In Garhwal, it is known as Deodar or Dev-daru. That is, the Tree-of-the-Gods, known to botanists as Cedrus deodara or the Himalayan Cedar. And indeed, if one visits the beautiful evergreen forest at Deolsari, one can see why. Vast, tall and stately stands of virgin old-growth deodar cloak the hillside, making for an unforgettable scene.
Deolsari is up a northern arm of the Aglar Valley. It is also the start of the trek to Nag Tibba – which at an altitude of 3,048 m. (9,996 ft.) the highest point on the ridge facing Mussoorie to the north, the Middle Himalaya or Mahabharat Range. This is the third parallel range of the Himalayas. Used in the fragrant and valuable Deodar timber, the forest has since been allowed to grow naturally. A small lord Shiva temple exists here, which has architecture unusual to Hindu temples, with a steeply pitched three-tiered pagoda-style roof. A Forest Rest House is almost adjacent and is bookable via the DFO Mussoorie while one Eco-Lodges are also there. As Deolsari is a hidden gem, many visitors to Deolsari have historically been from Mussoorie. Even when Mussoorie warms up before the rains, Deolsari remains cool despite being at a lower altitude since it is cosily positioned in a rich, ancient forest.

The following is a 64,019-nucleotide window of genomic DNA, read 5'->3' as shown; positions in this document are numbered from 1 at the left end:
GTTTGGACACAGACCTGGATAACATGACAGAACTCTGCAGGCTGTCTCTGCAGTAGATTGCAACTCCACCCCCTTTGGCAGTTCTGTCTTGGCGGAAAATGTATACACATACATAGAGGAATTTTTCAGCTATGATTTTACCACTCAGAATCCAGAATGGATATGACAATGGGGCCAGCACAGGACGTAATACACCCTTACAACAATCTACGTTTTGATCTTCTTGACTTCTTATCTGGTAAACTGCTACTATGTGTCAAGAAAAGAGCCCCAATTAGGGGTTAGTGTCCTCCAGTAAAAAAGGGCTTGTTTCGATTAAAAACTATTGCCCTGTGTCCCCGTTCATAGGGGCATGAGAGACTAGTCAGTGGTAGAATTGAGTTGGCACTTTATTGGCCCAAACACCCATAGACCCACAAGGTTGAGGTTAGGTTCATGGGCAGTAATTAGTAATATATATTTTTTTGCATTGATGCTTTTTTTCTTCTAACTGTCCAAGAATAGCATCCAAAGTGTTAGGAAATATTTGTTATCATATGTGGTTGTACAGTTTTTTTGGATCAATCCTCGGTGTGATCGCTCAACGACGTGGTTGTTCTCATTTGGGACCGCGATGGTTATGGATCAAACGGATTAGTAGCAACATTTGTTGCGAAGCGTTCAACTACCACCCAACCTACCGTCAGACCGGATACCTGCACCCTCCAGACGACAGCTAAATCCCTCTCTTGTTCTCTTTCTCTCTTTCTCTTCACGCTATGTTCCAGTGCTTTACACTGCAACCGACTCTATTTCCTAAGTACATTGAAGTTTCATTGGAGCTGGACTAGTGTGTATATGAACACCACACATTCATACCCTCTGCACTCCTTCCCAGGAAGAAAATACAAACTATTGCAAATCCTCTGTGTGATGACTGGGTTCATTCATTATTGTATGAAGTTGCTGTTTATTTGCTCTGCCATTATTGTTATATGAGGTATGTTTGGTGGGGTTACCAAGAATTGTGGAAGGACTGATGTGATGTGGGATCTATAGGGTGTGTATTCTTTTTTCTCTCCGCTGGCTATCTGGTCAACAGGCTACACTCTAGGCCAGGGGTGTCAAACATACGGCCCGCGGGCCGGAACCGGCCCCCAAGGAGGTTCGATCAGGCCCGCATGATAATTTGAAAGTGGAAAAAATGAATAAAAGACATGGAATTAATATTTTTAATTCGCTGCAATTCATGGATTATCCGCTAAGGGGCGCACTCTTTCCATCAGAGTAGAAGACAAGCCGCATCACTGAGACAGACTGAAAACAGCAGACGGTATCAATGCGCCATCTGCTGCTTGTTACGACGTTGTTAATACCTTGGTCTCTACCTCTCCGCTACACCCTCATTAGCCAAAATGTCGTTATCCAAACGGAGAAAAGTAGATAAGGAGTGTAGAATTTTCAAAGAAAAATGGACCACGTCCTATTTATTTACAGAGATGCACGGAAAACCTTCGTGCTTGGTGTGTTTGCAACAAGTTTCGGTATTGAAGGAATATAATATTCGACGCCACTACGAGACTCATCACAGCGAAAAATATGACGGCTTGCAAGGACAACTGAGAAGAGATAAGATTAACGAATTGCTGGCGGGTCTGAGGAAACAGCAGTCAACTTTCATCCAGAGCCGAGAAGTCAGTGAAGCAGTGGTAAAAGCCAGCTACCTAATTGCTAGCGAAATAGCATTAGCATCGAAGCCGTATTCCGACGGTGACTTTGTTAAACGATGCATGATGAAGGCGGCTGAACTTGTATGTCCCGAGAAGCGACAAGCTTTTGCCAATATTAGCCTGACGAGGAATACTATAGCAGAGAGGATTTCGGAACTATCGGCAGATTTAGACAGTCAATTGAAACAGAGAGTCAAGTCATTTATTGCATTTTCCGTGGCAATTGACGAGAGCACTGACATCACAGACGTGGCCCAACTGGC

Deolsari is accessed via Thatyur in the Aglar Valley. Taking the Mussoorie- Tehri Road to Suakholi (the dhabas here produce adequate aloo-parathas), one must take a sharp left, descending past Magra into the Aglar Valley (both covered in separate chapter). Following this road as it winds softly downhill eventually leads to the small town of Thatyur. In the 1970s this was but a village, but Thatyur is now a bustling junction and market town (casbah) with all the modern ills of traffic jams and polythene bags. Thatyur is now good only for picking up some last-minute provisions, though there are seedy “emergency” lodgings on offer at a few dhabas.
The road that climbs up to Deolsari is right via the northern side of town, over the Aglar bridge. From here, the bustle of the town promptly gives way to terraced fields, scrubby hill forest and patches of Deodar cedar forest as the route follows the gorge of the Pail Gad stream uphill. The path is drivable in most cars, but a jeep or some other sturdy vehicle will be useful. This climb to Deolsari is itself a great time to begin briding.
The mix of terraced fields and natural vegetation attracts many birds. The Burberry (Berberis spp.) that fruits in April-June attracts fruit-eating birds. Stopping on the way, one may see Black Partridge, Hill Partridge, Himalayan Greenfinch, Rufous-gorgeted Flycatcher, whiskered Yuhina, Black Bulbul, Common Stonechat, Blue-throated Barbet, White-collared Blackbird, Blue-capped Redstart and Red-billed Leiothrix. The orange-and-yellow blooms of Blood Flower (Asclepias currasavica), will attract the spectacular Paris Peacock butterfly in the monsoon, creating a truly special memory. The last large village on the jeep track is Untar. Here, two crops a year are grown, thanks to perennial streams and – as the gorge is wider here – abundant sunshine. Just above is the roadhead of Bansil, where a chai break might be had. Parking here is safe but valuables should be removed. Plans to extend the jeep track to Deolsari have been wisely vetoed by the spectacular view of the pristine Deodar forests, which soften the harsh lines of the mountains as they climb steeply into the sky.